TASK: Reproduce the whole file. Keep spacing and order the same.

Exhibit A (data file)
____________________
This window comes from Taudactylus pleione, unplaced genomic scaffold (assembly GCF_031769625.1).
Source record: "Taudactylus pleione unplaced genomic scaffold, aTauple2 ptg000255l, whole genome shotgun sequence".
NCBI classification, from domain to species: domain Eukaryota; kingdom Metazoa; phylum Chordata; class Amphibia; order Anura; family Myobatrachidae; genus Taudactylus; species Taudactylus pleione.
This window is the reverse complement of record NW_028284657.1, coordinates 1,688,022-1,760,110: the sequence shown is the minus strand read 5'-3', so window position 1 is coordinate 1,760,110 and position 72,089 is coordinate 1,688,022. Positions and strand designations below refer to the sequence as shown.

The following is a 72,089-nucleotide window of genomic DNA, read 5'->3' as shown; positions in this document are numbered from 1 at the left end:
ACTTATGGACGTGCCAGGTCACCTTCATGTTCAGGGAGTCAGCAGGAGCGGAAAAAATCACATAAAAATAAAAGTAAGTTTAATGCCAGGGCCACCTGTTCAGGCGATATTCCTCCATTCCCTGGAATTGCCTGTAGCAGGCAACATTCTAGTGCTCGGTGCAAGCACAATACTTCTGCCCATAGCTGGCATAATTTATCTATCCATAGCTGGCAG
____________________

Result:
This window comes from Taudactylus pleione, unplaced genomic scaffold (assembly GCF_031769625.1).
Source record: "Taudactylus pleione unplaced genomic scaffold, aTauple2 ptg000255l, whole genome shotgun sequence".
NCBI classification, from domain to species: domain Eukaryota; kingdom Metazoa; phylum Chordata; class Amphibia; order Anura; family Myobatrachidae; genus Taudactylus; species Taudactylus pleione.
This window is the reverse complement of record NW_028284657.1, coordinates 1,688,022-1,760,110: the sequence shown is the minus strand read 5'-3', so window position 1 is coordinate 1,760,110 and position 72,089 is coordinate 1,688,022. Positions and strand designations below refer to the sequence as shown.

The following is a 72,089-nucleotide window of genomic DNA, read 5'->3' as shown; positions in this document are numbered from 1 at the left end:
ACTTATGGACGTGCCAGGTCACCTTCATGTTCAGGGAGTCAGCAGGAGCGGAAAAAATCACATAAAAATAAAAGTAAGTTTAATGCCAGGGCCACCTGTTCAGGCGATATTCCTCCATTCCCTGGAATTGCCTGTAGCAGGCAACATTCTAGTGCTCGGTGCAAGCACAATACTTCTGCCCATAGCTGGCATAATTTATCTATCCATAGCTGGCAG